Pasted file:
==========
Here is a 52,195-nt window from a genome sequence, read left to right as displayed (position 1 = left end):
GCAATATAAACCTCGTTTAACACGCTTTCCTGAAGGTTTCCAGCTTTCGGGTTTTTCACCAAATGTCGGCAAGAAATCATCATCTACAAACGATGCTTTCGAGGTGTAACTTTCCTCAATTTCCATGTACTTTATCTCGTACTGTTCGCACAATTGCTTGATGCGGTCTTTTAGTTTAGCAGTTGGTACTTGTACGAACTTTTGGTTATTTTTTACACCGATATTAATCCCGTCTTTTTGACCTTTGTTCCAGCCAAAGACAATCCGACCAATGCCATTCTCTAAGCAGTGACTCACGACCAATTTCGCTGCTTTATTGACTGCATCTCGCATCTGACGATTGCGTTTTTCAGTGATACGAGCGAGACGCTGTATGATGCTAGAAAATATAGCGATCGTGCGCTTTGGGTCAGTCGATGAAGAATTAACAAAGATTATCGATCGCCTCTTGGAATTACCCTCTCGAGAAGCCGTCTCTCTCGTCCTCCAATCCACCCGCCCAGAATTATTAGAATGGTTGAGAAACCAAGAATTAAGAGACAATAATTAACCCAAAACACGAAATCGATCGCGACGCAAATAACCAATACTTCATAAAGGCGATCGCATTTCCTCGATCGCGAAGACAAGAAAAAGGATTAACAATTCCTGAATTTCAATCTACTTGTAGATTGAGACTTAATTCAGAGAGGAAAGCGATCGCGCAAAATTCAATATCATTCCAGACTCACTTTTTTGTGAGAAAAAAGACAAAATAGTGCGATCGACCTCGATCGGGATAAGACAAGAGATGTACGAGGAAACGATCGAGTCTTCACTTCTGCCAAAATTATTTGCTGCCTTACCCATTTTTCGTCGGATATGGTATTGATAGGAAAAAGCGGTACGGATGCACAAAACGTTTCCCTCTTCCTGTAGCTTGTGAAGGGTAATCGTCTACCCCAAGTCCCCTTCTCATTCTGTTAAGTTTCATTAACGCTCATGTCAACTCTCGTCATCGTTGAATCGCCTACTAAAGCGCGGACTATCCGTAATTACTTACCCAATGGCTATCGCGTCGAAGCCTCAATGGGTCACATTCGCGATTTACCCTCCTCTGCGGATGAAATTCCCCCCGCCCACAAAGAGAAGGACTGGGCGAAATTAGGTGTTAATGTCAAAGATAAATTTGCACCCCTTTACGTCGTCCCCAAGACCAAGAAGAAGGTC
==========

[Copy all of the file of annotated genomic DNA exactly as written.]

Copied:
Here is a 52,195-nt window from a genome sequence, read left to right as displayed (position 1 = left end):
GCAATATAAACCTCGTTTAACACGCTTTCCTGAAGGTTTCCAGCTTTCGGGTTTTTCACCAAATGTCGGCAAGAAATCATCATCTACAAACGATGCTTTCGAGGTGTAACTTTCCTCAATTTCCATGTACTTTATCTCGTACTGTTCGCACAATTGCTTGATGCGGTCTTTTAGTTTAGCAGTTGGTACTTGTACGAACTTTTGGTTATTTTTTACACCGATATTAATCCCGTCTTTTTGACCTTTGTTCCAGCCAAAGACAATCCGACCAATGCCATTCTCTAAGCAGTGACTCACGACCAATTTCGCTGCTTTATTGACTGCATCTCGCATCTGACGATTGCGTTTTTCAGTGATACGAGCGAGACGCTGTATGATGCTAGAAAATATAGCGATCGTGCGCTTTGGGTCAGTCGATGAAGAATTAACAAAGATTATCGATCGCCTCTTGGAATTACCCTCTCGAGAAGCCGTCTCTCTCGTCCTCCAATCCACCCGCCCAGAATTATTAGAATGGTTGAGAAACCAAGAATTAAGAGACAATAATTAACCCAAAACACGAAATCGATCGCGACGCAAATAACCAATACTTCATAAAGGCGATCGCATTTCCTCGATCGCGAAGACAAGAAAAAGGATTAACAATTCCTGAATTTCAATCTACTTGTAGATTGAGACTTAATTCAGAGAGGAAAGCGATCGCGCAAAATTCAATATCATTCCAGACTCACTTTTTTGTGAGAAAAAAGACAAAATAGTGCGATCGACCTCGATCGGGATAAGACAAGAGATGTACGAGGAAACGATCGAGTCTTCACTTCTGCCAAAATTATTTGCTGCCTTACCCATTTTTCGTCGGATATGGTATTGATAGGAAAAAGCGGTACGGATGCACAAAACGTTTCCCTCTTCCTGTAGCTTGTGAAGGGTAATCGTCTACCCCAAGTCCCCTTCTCATTCTGTTAAGTTTCATTAACGCTCATGTCAACTCTCGTCATCGTTGAATCGCCTACTAAAGCGCGGACTATCCGTAATTACTTACCCAATGGCTATCGCGTCGAAGCCTCAATGGGTCACATTCGCGATTTACCCTCCTCTGCGGATGAAATTCCCCCCGCCCACAAAGAGAAGGACTGGGCGAAATTAGGTGTTAATGTCAAAGATAAATTTGCACCCCTTTACGTCGTCCCCAAGACCAAGAAGAAGGTC